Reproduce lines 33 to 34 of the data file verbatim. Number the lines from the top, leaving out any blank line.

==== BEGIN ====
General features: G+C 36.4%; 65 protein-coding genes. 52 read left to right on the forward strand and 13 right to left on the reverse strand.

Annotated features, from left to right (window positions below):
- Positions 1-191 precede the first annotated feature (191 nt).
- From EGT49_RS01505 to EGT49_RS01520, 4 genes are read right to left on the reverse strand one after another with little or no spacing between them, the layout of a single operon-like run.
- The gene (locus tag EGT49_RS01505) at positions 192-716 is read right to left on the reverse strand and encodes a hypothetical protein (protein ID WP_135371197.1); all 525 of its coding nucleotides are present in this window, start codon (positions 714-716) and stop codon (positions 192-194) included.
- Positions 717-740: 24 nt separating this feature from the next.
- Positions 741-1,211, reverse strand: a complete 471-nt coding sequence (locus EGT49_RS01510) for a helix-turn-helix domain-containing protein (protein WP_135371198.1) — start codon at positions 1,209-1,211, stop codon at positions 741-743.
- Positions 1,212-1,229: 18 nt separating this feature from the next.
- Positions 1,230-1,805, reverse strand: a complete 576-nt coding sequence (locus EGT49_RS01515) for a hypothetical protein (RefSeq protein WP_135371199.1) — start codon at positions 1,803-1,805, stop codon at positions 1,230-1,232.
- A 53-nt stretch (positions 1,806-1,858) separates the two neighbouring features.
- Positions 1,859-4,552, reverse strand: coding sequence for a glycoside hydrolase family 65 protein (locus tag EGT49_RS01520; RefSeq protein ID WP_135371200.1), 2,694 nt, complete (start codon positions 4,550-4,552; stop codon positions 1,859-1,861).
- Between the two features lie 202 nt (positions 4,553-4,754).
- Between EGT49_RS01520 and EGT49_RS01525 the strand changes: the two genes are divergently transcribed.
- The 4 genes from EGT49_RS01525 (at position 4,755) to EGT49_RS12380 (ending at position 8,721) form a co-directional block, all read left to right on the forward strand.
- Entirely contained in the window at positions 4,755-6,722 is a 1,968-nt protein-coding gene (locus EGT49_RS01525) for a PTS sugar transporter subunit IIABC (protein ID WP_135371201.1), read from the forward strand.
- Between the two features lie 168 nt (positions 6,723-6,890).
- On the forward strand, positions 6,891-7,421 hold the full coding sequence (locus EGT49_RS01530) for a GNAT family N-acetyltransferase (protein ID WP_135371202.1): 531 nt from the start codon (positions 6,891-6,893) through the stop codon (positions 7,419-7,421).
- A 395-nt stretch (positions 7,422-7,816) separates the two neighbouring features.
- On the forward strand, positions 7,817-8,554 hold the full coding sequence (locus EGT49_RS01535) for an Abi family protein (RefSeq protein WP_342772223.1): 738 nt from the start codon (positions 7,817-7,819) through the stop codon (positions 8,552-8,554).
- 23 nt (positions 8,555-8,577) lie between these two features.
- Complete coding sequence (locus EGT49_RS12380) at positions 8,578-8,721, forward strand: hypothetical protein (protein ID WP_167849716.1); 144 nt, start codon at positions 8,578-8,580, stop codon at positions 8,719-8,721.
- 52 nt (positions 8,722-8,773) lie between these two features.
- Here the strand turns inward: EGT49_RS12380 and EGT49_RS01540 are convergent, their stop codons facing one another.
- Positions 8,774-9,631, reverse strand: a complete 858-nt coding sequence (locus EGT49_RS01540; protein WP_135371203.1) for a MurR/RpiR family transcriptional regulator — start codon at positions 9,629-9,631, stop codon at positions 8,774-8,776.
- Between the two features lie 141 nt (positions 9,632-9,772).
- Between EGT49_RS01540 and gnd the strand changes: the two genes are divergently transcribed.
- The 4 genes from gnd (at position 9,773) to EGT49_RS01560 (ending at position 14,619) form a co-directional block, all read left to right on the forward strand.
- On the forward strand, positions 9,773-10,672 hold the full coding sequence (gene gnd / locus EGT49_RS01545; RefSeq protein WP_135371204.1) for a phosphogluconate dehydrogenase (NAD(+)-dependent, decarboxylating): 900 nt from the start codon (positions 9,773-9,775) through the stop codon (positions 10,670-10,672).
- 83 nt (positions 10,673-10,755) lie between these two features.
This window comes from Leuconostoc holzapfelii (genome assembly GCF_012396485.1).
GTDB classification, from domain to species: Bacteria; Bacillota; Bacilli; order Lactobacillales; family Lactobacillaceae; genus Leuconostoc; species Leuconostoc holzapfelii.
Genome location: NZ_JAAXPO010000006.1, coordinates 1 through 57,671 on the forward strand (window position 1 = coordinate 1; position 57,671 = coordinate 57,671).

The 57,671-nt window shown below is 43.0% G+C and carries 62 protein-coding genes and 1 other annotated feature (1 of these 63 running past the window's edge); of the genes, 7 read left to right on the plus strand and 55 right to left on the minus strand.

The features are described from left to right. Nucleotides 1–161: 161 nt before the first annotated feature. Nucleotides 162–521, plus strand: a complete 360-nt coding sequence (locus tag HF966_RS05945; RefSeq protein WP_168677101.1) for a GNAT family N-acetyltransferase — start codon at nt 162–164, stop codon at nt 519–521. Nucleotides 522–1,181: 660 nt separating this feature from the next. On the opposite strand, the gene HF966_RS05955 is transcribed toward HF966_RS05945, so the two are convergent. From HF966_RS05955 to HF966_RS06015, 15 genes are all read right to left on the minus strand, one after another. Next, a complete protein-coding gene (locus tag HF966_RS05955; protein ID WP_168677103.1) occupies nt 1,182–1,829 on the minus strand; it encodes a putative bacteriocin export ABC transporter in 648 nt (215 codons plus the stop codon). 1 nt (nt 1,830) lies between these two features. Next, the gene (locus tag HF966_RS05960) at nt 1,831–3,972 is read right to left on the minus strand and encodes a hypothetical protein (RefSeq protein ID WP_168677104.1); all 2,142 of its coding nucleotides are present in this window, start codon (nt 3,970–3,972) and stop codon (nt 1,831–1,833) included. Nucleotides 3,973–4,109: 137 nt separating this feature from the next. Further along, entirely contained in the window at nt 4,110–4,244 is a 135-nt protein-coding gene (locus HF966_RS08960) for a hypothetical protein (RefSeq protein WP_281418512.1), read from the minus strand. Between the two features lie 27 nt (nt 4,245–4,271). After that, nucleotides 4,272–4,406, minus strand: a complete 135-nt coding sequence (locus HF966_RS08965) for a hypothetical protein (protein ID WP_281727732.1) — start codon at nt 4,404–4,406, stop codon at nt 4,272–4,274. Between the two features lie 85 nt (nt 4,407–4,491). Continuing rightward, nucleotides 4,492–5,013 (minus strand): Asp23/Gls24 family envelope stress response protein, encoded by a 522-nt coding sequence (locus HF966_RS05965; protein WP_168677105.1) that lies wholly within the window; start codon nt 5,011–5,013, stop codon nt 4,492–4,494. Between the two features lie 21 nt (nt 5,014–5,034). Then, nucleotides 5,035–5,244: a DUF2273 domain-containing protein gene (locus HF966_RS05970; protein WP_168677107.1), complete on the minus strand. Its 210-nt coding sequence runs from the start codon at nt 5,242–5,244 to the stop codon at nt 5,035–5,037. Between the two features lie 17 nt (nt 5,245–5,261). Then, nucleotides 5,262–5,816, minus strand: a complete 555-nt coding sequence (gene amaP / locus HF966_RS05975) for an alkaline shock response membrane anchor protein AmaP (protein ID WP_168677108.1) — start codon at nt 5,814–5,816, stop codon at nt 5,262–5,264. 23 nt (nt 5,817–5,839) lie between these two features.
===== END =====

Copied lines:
The 57,671-nt window shown below is 43.0% G+C and carries 62 protein-coding genes and 1 other annotated feature (1 of these 63 running past the window's edge); of the genes, 7 read left to right on the plus strand and 55 right to left on the minus strand.

The features are described from left to right. Nucleotides 1–161: 161 nt before the first annotated feature. Nucleotides 162–521, plus strand: a complete 360-nt coding sequence (locus tag HF966_RS05945; RefSeq protein WP_168677101.1) for a GNAT family N-acetyltransferase — start codon at nt 162–164, stop codon at nt 519–521. Nucleotides 522–1,181: 660 nt separating this feature from the next. On the opposite strand, the gene HF966_RS05955 is transcribed toward HF966_RS05945, so the two are convergent. From HF966_RS05955 to HF966_RS06015, 15 genes are all read right to left on the minus strand, one after another. Next, a complete protein-coding gene (locus tag HF966_RS05955; protein ID WP_168677103.1) occupies nt 1,182–1,829 on the minus strand; it encodes a putative bacteriocin export ABC transporter in 648 nt (215 codons plus the stop codon). 1 nt (nt 1,830) lies between these two features. Next, the gene (locus tag HF966_RS05960) at nt 1,831–3,972 is read right to left on the minus strand and encodes a hypothetical protein (RefSeq protein ID WP_168677104.1); all 2,142 of its coding nucleotides are present in this window, start codon (nt 3,970–3,972) and stop codon (nt 1,831–1,833) included. Nucleotides 3,973–4,109: 137 nt separating this feature from the next. Further along, entirely contained in the window at nt 4,110–4,244 is a 135-nt protein-coding gene (locus HF966_RS08960) for a hypothetical protein (RefSeq protein WP_281418512.1), read from the minus strand. Between the two features lie 27 nt (nt 4,245–4,271). After that, nucleotides 4,272–4,406, minus strand: a complete 135-nt coding sequence (locus HF966_RS08965) for a hypothetical protein (protein ID WP_281727732.1) — start codon at nt 4,404–4,406, stop codon at nt 4,272–4,274. Between the two features lie 85 nt (nt 4,407–4,491). Continuing rightward, nucleotides 4,492–5,013 (minus strand): Asp23/Gls24 family envelope stress response protein, encoded by a 522-nt coding sequence (locus HF966_RS05965; protein WP_168677105.1) that lies wholly within the window; start codon nt 5,011–5,013, stop codon nt 4,492–4,494. Between the two features lie 21 nt (nt 5,014–5,034). Then, nucleotides 5,035–5,244: a DUF2273 domain-containing protein gene (locus HF966_RS05970; protein WP_168677107.1), complete on the minus strand. Its 210-nt coding sequence runs from the start codon at nt 5,242–5,244 to the stop codon at nt 5,035–5,037. Between the two features lie 17 nt (nt 5,245–5,261). Then, nucleotides 5,262–5,816, minus strand: a complete 555-nt coding sequence (gene amaP / locus HF966_RS05975) for an alkaline shock response membrane anchor protein AmaP (protein ID WP_168677108.1) — start codon at nt 5,814–5,816, stop codon at nt 5,262–5,264. 23 nt (nt 5,817–5,839) lie between these two features.